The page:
Last year we launched our Five Year Plan, which includes exciting new agendas and a range of performance outcomes, that will enable us to showcase how the sector can be at the vanguard of societal, economic and environmental change.

GLL’s 2023 customer survey had 42,000 responses which provided us with key information to help shape our values, customer experience and local impact. This customer insight and data will shape product innovation, consumer engagement and increases in activity levels.

A range of new partnerships with multiple agencies will help us expedite the power of collaboration to develop long term and sustainable solutions across extensive health and wellbeing agendas. Continued digitalisation will drive better community outcomes, as well as business efficiency and customer interaction.

We expect heightened focus to strengthen the sector’s workforce attractiveness, improve career development and grow skills and expertise to raise opportunities and resilience.

The sector can be at the vanguard of societal, economic and environmental change
GLL received the Investors in People Gold Award / photo: GLL
Martin Franklin
CEO Europe, Les Mills International
photo: Les Mills International

Operators rose to the challenge of 2023, remaining resilient and resourceful in a perfect storm of global economic conditions, a changing consumer landscape and labour market conditions.

Going forward, I think we’ll see operators making increasingly bold plays to stand out in a competitive market. We’re hearing that member tenures are skewing shorter, so elevating the member experience to provide an irresistible offer that holds their attention for longer will become table stakes. Talent acquisition and retention will be crucial to elevating the member experience.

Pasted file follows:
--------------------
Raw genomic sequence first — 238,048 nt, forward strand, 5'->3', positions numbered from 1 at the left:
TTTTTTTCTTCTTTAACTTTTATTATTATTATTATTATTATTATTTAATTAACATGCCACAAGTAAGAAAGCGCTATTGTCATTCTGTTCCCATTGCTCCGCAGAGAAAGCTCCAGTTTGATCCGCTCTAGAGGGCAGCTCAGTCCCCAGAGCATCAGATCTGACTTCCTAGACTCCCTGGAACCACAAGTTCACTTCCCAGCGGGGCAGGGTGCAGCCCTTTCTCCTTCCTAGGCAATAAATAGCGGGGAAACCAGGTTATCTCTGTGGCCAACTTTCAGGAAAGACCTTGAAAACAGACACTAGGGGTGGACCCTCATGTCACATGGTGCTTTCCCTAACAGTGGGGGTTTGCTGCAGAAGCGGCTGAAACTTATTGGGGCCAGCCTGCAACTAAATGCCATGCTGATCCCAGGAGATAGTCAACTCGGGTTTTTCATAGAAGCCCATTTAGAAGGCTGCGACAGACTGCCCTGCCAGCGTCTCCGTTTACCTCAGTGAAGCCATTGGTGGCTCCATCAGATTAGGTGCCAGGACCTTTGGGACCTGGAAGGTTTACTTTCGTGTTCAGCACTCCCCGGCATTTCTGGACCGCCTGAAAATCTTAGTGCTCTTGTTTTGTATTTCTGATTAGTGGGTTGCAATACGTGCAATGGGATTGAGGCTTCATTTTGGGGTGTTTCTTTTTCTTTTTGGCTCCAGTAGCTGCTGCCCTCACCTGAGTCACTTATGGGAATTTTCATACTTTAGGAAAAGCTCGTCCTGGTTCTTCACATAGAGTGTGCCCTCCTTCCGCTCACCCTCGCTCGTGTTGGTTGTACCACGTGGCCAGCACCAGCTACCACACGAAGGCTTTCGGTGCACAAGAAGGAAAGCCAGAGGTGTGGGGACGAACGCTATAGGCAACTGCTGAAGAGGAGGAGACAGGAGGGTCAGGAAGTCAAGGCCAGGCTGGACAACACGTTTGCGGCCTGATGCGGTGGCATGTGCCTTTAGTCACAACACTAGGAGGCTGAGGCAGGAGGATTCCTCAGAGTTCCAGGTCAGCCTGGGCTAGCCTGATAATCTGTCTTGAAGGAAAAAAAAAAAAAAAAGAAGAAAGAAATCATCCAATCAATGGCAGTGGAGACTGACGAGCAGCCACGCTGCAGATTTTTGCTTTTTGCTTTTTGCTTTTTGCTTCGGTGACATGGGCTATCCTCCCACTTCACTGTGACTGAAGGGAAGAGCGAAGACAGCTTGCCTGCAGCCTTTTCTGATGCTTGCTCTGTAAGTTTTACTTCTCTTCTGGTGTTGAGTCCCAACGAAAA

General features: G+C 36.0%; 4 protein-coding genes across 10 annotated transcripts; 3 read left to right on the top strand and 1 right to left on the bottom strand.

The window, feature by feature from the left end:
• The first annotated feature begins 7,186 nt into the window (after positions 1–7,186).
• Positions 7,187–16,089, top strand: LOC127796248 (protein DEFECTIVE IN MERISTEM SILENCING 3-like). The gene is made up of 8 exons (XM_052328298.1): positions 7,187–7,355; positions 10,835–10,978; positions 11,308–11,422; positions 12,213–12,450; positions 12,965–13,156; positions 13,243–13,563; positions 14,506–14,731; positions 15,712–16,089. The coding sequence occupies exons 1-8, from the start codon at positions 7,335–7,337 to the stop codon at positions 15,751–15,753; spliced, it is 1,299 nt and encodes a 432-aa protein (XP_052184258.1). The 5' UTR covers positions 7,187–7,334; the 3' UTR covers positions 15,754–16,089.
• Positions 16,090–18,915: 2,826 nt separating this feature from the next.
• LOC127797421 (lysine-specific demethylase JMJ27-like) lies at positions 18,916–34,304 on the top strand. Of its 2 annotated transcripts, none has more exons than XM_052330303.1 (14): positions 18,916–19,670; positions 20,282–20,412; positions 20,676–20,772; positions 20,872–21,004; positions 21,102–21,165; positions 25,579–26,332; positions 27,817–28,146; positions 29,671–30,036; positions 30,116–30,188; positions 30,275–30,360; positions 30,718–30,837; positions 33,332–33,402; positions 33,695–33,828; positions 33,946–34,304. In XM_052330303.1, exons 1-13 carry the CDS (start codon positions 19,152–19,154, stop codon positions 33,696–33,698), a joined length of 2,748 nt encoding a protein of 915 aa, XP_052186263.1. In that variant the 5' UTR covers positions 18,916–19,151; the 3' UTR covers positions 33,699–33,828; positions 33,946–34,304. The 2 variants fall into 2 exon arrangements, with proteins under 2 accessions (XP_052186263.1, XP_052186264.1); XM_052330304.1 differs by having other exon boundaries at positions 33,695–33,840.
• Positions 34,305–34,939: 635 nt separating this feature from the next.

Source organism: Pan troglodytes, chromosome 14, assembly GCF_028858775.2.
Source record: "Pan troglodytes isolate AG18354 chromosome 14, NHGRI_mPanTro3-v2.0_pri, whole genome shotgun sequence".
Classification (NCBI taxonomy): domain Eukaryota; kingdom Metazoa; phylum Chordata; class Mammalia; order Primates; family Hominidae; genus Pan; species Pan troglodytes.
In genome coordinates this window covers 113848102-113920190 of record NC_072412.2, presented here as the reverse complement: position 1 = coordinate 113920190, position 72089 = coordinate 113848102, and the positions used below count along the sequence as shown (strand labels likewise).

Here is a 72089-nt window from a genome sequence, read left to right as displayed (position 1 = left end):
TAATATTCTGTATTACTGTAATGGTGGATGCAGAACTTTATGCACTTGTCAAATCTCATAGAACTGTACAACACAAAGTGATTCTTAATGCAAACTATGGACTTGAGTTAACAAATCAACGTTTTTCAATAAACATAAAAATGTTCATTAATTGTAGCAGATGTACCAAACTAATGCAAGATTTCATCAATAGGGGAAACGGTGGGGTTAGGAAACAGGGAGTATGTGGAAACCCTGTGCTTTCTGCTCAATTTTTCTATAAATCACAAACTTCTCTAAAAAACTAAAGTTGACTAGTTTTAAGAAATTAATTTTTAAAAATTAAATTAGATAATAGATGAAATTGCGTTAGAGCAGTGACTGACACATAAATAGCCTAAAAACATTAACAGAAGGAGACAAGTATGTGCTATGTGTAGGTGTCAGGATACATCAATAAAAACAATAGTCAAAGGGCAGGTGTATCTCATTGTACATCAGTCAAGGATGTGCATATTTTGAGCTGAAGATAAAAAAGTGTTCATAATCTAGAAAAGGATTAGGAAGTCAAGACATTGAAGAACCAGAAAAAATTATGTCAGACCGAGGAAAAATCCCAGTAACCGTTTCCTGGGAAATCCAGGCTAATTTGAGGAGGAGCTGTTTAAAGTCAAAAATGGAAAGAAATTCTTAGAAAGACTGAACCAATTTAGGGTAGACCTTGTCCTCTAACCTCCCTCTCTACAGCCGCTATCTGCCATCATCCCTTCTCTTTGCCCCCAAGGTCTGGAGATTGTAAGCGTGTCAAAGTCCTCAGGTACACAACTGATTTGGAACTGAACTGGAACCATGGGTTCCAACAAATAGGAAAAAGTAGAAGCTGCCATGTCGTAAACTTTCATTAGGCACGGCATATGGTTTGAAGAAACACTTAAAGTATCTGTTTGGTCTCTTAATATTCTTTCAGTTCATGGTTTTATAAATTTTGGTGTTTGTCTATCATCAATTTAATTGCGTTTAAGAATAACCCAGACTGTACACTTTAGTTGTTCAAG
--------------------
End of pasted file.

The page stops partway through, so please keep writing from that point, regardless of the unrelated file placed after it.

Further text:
The gamification of fitness offers potential to reach consumers and fitness novices alike, providing new routes to exercise for those not currently working out. We’ll see AI influence what fitness experiences look and feel like, but not to the extent that it supplants human connection.

Our own research, the Gen Z Fitness: Cracking the Code report, delved deep into younger members’ training habits, revealing the size of the opportunity that awaits operators willing to meet the specific needs of this group. Half of Gen Z are ready to start working out and those already exercising have a strong preference for choosing different workouts.